Nosferatu the Vampyre

Nosferatu the Vampyre (Werner Herzog, 1977)
This Gothic homage to F.W. Murnau’s Expressionistic masterpiece of 1922, brings to the big screen another vision of the classic story of Dracula. Shot simultaneously in German and in English, Werner Herzog’s version of Nosferatu highlights the bleak bringing of the plague and the loneliness of its title character.
Starring the unique Klaus Kinski, the beautiful and sometimes eerie Isabelle Adjani, and the subtle Bruno Ganz, Herzog’s film has sometimes been qualified as stronger than Murnau’s. To say such things would be to minimize the importance of the Silent master’s film. In the same time, Herzog’s film is haunting and presents some of the most striking images that Horror has ever presented. With the opening sequence of the mummies, the invasion of thousands of rats in the city, and the ghost ship entering the port, those are some of the most interesting sequences from Herzog’s film. His signature is everywhere and the soundtrack by Popol Vuh and the Richard Wagner track are some of the most enchanting elements that Horror has ever displayed.
There’s a great solemnity and silence in Nosferatu the Vampyre, an epicness that only Aguirre, the Wrath of God and Fitzcarraldo has ever captured. Herzog provokes natural elements and shoots them with his eye for directing raw and strong scenes. There’s some kind of mystic inspiration in his greatest movies that he and only him has ever printed on films.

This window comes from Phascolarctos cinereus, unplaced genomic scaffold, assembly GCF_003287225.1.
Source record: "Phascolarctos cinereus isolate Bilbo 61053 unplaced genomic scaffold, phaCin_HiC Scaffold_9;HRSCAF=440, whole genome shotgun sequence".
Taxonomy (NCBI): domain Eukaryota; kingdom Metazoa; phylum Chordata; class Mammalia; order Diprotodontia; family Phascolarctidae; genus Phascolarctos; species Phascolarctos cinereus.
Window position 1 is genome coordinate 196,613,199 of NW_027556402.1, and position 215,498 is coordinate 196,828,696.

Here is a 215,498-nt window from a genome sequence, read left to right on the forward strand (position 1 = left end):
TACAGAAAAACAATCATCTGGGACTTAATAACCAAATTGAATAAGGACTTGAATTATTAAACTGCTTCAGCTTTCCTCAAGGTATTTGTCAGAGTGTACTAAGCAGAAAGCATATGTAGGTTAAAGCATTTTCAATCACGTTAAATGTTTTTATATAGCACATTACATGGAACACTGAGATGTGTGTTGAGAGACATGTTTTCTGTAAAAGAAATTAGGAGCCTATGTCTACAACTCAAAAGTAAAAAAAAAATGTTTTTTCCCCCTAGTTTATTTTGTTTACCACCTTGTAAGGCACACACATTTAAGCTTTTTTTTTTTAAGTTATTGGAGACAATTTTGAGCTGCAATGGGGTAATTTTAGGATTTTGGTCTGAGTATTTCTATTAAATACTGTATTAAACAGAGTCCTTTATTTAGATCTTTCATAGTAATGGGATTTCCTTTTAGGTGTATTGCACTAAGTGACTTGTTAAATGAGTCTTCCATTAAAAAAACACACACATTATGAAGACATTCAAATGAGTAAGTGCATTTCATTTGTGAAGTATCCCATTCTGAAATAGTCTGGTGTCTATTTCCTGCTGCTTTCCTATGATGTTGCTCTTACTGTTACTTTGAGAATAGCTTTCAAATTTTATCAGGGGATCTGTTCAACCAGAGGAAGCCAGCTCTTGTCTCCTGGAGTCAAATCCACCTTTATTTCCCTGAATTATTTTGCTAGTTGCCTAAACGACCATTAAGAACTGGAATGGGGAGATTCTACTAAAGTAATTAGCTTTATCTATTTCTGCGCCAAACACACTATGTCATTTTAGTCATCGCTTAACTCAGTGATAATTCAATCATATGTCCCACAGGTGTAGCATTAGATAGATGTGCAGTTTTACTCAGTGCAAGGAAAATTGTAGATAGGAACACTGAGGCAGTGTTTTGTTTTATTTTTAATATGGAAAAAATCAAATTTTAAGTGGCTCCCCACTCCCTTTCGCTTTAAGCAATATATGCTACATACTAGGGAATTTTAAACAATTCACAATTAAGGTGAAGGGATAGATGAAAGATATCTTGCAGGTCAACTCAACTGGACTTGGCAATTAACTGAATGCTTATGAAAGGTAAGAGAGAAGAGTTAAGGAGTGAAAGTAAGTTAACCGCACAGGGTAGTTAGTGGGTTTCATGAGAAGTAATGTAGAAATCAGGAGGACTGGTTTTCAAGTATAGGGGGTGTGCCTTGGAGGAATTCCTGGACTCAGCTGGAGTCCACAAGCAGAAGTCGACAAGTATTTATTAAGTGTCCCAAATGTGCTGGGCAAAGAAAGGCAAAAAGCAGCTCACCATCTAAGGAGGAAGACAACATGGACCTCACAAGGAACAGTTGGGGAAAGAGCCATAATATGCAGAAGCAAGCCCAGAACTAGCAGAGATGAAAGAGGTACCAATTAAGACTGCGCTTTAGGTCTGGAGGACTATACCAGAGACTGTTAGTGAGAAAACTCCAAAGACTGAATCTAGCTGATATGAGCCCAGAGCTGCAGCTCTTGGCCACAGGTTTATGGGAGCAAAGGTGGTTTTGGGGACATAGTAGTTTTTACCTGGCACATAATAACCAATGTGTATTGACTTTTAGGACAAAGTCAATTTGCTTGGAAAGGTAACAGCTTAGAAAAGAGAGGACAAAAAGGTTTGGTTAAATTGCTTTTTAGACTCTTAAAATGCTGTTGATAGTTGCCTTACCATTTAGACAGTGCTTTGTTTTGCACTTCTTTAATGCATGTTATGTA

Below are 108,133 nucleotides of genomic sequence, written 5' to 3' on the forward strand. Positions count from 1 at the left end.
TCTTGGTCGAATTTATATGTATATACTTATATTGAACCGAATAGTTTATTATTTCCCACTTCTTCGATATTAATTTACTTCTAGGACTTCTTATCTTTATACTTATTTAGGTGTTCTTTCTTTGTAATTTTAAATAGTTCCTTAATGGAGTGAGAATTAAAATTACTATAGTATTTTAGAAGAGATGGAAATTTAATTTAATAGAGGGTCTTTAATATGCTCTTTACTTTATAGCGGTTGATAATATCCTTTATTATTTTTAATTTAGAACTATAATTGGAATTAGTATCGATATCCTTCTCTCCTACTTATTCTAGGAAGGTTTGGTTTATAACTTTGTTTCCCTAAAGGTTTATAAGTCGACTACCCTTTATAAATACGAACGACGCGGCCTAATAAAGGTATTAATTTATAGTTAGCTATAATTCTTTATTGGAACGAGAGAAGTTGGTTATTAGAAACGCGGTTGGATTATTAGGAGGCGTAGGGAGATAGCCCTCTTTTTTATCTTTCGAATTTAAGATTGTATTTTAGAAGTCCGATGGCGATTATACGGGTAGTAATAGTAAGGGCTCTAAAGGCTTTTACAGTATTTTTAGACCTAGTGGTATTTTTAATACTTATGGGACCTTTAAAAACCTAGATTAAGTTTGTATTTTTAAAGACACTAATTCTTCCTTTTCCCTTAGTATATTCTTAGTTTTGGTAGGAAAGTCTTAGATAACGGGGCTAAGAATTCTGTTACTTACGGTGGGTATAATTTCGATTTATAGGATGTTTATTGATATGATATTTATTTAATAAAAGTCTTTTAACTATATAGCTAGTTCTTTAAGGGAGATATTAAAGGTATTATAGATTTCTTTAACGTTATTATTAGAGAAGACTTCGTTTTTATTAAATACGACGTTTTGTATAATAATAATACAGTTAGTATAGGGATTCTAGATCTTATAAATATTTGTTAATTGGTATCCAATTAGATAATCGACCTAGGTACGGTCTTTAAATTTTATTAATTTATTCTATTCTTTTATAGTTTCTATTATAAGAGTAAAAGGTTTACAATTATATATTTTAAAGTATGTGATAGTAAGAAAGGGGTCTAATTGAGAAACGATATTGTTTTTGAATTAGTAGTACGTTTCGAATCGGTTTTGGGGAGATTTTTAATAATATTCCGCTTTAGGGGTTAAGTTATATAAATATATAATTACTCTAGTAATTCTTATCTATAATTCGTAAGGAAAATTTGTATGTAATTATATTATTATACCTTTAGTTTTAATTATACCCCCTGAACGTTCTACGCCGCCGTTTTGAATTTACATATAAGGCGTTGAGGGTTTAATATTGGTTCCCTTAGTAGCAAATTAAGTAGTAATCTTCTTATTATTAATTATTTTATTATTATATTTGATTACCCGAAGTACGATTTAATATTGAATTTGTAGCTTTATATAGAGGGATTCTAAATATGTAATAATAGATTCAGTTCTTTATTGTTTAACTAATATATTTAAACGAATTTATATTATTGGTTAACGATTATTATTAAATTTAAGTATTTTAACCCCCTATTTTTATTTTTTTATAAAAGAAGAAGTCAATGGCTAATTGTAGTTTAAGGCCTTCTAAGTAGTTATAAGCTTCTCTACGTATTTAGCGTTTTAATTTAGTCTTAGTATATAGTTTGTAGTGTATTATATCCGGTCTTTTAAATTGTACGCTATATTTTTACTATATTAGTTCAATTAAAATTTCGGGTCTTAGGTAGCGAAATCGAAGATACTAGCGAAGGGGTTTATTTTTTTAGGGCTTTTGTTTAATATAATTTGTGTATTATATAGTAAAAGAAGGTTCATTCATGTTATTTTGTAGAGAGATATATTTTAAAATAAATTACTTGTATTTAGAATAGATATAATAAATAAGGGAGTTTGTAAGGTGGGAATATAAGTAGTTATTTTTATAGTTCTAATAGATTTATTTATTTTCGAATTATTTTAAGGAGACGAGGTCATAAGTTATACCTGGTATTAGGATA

When compared to Murnau’s Nosferatu, Herzog’s is an homage and a personal reinterpretation of the original material. Kinski manages to filled Max Schreck’s shoes with grandeur and intensity. A character that could easily be caricatured or ridiculous if not played on the right note. The fact that Herzog couldn’t shoot at the same locations and had to shoot in the Netherlands gave an eerie and intriguing angle to the story. His vision is even bleaker and darker and the mise en scène is somewhat quite unique.
After having watched both films to write respective reviews for each film, I must admit that I would be more inclined to watch Herzog’s film more often than Murnau’s. Even if Murnau’s Nosferatu I must have watch dozens of times more often than Herzog’s. However, they are like companion pieces because they respond to each other and both directors translated the story with his own vision. Both were at the high of their respective careers when they made their Nosferatu. A near-masterpiece that I highly recommend.

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